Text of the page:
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Have you suffered a concussion injury or mild TBI?

Speak with our Dallas personal injury attorneys about your legal options, for free, by calling 1-877-405-4313.

Dallas Concussion Attorney
Concussions & Mild TBIs

Concussion injuries (and the long-term health problems associated with them) have recieved a great deal of attention recently, mainly due to the controversy surrounding the NFL and its failure to address the growing evidence that concussions can have permanent and very-severe effects on the victims.

The terms “concussion” and “mild traumatic brain injury (mTBI)” are often used interchangeably in the United States, and can also be referred to as “mild brain injury,” “mild head injury” and “minor head trauma.” Doctors may describe a concussion as a “mild” brain injury because a concussion is not usually life-threatening. Even so, their effects can be severe and long-lasting.

If you have suffered a concussion recently, you are probably concerned about how the injury will affect you in the long term. Our Dallas injury attorneys have considerable experience with brain injury cases, and we can help you and your family seek compensation to pay for medical bills, pain and suffering, lost wages, ongoing care, and much more. Our team of experts can assess the total impact of the damage over your lifetime, and use this information to determine the potential value of your case.

If we decide to take on your case, we’ll do so for no out-of-pocket costs to you. We handle cases on contingency, meaning that if we don’t win your case, you literally owe us nothing.

Overview of concussions and mild TBIs.

A traumatic brain injury, or TBI, is classified as “mild” if the loss of consciousness (or period of confusion and disorientation) lasts under a half an hour. These types of injuries are often overlooked simply because the CT scans and MRIs often show no signs of injury.

In many lawsuits involving concussions and/or mild traumatic brain injuries, the defense will usually assert that all brain scans (CT and MRI) were normal. This is not an uncommon occurrence due to the fact that a mild TBI usually shows no visible lesions on the brain. However, the lack of a confirmation through diagnostic testing does not at all mean the injury does not exist. A TBI can often be classified as an “invisible” illness because of the fact the symptoms may take time to appear, and in the meantime, the individual shows no overt signs of injury.

According to new research by UT Southwestern Medical Center, individuals who suffer a traumatic brain injury with a loss of consciousness lasting more than five minutes have an increased risk of being diagnosed with mild cognitive impairment (MCI) later in life.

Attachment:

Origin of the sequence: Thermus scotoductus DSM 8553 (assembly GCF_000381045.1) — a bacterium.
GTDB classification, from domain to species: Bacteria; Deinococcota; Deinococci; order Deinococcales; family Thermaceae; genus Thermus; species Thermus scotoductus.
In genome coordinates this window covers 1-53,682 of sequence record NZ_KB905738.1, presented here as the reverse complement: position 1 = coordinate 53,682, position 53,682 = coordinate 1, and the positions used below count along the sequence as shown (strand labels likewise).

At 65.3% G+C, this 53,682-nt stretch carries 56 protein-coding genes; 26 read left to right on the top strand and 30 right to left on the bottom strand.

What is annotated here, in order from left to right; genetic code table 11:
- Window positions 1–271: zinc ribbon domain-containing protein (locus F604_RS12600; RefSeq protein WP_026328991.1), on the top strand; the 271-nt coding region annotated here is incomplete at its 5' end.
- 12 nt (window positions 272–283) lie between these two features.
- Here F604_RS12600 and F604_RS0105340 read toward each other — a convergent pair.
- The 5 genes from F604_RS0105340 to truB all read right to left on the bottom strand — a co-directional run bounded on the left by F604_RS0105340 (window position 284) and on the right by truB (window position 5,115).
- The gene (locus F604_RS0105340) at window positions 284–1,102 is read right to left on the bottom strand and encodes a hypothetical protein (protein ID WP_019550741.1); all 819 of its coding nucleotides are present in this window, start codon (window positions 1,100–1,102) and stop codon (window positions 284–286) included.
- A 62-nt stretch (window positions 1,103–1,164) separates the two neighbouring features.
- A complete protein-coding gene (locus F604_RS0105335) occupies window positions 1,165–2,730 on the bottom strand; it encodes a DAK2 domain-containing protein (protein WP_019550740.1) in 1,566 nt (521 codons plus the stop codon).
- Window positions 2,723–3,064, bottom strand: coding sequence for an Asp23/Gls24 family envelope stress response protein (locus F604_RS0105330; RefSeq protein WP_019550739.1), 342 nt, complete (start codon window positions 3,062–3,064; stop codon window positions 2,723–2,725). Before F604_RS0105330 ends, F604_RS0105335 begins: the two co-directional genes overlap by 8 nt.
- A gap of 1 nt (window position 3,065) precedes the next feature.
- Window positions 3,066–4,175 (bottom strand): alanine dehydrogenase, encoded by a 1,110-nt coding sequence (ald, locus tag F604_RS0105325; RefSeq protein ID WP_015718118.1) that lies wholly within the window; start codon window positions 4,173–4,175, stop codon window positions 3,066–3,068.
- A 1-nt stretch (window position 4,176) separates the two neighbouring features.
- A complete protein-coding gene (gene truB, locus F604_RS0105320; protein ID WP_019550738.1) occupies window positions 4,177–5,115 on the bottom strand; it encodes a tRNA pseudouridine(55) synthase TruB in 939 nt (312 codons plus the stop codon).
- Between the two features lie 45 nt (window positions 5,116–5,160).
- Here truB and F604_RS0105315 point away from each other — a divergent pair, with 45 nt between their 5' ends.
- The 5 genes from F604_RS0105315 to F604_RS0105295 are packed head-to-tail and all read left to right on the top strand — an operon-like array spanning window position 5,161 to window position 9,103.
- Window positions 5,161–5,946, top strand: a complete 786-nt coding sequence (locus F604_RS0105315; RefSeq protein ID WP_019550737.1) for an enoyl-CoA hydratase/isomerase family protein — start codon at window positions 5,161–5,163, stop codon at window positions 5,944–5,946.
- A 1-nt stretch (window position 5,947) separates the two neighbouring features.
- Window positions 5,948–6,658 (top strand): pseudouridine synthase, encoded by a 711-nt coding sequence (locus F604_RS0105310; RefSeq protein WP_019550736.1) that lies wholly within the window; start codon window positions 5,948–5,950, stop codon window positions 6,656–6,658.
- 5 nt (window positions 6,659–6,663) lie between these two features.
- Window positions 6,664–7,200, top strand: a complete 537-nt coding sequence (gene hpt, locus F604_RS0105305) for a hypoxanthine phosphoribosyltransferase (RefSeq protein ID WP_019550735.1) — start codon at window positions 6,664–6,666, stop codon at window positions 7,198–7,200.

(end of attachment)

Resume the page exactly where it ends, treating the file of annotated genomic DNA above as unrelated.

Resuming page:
A mild traumatic brain injury is the most common type of TBI, but is often overlooked at the time of the initial injury. Some people have symptoms that last for a year or more. An individual with a concussion or mild TBI may experience problems with his or her cognitive abilities that include things such as the following:

  • Headaches
  • Problems with the thought process
  • Memory problems
  • Attention difficulties
  • Changes in mood (mood swings)
  • Frustration
  • Numbness
  • Weakness
  • Slurred speech

It’s also important to be aware of what is known as second impact syndrome. This happens when a person suffers from a second concussion before the symptoms of the first concussion have dissipated. This second injury can be far more serious than the first one.

Most-common symptoms.

While the majority of people who suffer a mild TBI recover within three months, others suffer long-term effects such as problems with concentration and memory. There are a number of different symptoms connected to a mild TBI or concussion injury, but the most common ones are as follows:

  • Loss of memory
  • Disturbances in vision
  • Fatigue
  • Dizziness/ problems with balance
  • Depression
  • Headaches
  • Disturbances in sleep
  • Problems with attention and concentration
  • Emotional disturbances and irritability
  • Light and sound sensitivity
  • Mood swings
  • Loss of ability to smell
  • Nausea
  • Feeling of being lost or confused
  • Slowed thought process
  • Seizures

None of these symptoms may necessarily be present at the time of the injury; in fact, they may not appear for days or weeks following the initial impact. The symptoms are often mild to moderate in nature, and as such, can be easily missed. It is often family and friends who notice the changes before the individual does.

Let us help you recover financially.

Whether you suffered a concussion due to a car accident, a workplace accident, a fall, a sports injury, due to a defective helmet, or in any other type of situation, we ask that you call us for a free consultation. We can help determine the strength and potential value of your case, and will advise you of your legal options (for free) moving forward.

Speak With Our Personal Injury Attorneys For Free

The attorneys at Rasansky Law Firm are happy to speak to you about your potential case free of charge. If we can help with your claim, we’ll do so for no out-of-pocket cost to you. Call us 24/7 at (214) 651-6100, or toll-free at 1-877-405-4313.

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